Getting your Evanston news from Facebook? Try the Evanston RoundTable’s free daily and weekend email newsletters – sign up now!

… that work on the Bridge Street bridge was supposed to have begun this week and is now expected to be completed by July, only seven months (most of them wintry) after the date promised last year. As before, there will be one-way traffic and there will be pedestrian access. The bike path through Butler park will be aligned at Brown and Bridge; new street lighting will be installed there, and the McCormick/Bridge traffic signal will be upgraded. While this is welcome news, what would be even more welcome is an explanation of the delay.

… that a permanent three-way stop sign may be coming to Greenleaf and Hartrey. There is already one there for vehicles traveling west on Greenleaf, but it’s pretty low to the ground.

… that the City has received a $200,000 grant from the Illinois Department of
Natural Resources to “construct an extension for the Church Street boat ramp to upgrade the facility and improve safety.”

… that the City apparently has a new street. Maps that were sent out recently have “Ashbury” as an Evanston Street. Maybe that will be the location of the first medical marijuana dispensary.

… that the City’s “Evanston Edge” online newsletter took umbrage at the neglect of Purple Line restaurants on the “Chicago’s ‘L’ Bar Map” posted recently by Thrillist.EE – or does one refer to it as E2 or E-squared? – would add the following Evanston eateries and drinkeries to the map, which suggests fine places to hop off the L and have a drink: EE says this list is not inclusive but does have “some of the finest establishments the Purple Line has to offer:” Ward 8 and Peckish Pig Brewpub on Howard; Firehouse Grill at Washington/Chicago (EE suggests the South Boulevard stop, but TG recommends disembarkation at Main instead),  F.E.W. Spirits (also at Main); Union Pizza & SPACE at Dempster; Bat 17, Farmhouse and World of Beer at Davis; DMK Burger & Fish at Noyes; and Bluestone at Central.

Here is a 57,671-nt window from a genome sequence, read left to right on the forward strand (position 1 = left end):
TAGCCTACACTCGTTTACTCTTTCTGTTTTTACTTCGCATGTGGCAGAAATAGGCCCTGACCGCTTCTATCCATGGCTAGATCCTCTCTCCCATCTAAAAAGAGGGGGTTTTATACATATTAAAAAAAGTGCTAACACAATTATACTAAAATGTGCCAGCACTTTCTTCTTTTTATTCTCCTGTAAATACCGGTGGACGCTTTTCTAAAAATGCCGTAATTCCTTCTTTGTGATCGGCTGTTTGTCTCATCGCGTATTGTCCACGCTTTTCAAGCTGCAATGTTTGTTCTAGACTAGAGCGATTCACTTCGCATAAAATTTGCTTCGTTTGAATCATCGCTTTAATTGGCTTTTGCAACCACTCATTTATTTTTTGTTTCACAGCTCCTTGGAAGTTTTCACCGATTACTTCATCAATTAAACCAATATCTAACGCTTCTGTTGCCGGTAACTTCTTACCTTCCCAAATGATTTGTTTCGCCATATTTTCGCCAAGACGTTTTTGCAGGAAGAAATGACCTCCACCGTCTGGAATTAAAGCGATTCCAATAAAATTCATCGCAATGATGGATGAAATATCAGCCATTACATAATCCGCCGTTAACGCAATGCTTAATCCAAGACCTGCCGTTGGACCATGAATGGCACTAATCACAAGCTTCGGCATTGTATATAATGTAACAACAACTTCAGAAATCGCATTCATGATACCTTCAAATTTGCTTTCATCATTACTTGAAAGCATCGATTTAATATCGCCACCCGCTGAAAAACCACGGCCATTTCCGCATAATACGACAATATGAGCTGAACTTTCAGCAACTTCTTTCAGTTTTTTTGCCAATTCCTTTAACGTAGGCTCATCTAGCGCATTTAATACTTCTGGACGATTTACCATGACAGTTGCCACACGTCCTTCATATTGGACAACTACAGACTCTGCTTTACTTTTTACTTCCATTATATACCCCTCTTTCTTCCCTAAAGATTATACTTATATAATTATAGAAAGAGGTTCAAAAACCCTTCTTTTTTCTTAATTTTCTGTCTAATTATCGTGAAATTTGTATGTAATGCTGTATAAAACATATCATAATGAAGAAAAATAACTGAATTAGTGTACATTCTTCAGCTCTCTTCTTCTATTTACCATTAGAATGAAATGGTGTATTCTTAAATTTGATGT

… that a new app for iPhone and Android, SpotHero, is on the market to help drivers find a parking spot. According to SpotHero, 35 million parking tickets are issued each year, the bulk of them in Evanston – just kidding; no locations were given. The company claims that SpotHero can help drivers “compare and reserve a guaranteed spot at a discount” – up to 40 percent. It also recommends looking for “coupons from garage companies on websites like &”
According to a press release, SpotHero founders Jeremy Smith, Mark Lawrence and Larry Kiss launched the company [in 2011] to make life easier for the daily driver. SpotHero allows drivers to compare and reserve spots in real-time on the web and by using their mobile phone. The company partners with the top parking companies to fill their unused inventory by putting drivers in their spots.”

From our readers: TG: I have a question about this sign (see photo below) that is posted in the public parking lot in the Central Street business district. There are different interpretations of what the sign is saying and I’d like some clarification. Even the Evanston police officer I met at the local Starbucks wasn’t exactly sure what the sign meant.“Electric Vehicle Parking – only while charging.” Does that mean only electric vehicles are allowed to park in the space and they must be charging at the time? Or does that mean electric vehicles can park in the space while they are charging but any vehicle can park there if there is no electric vehicle in the space?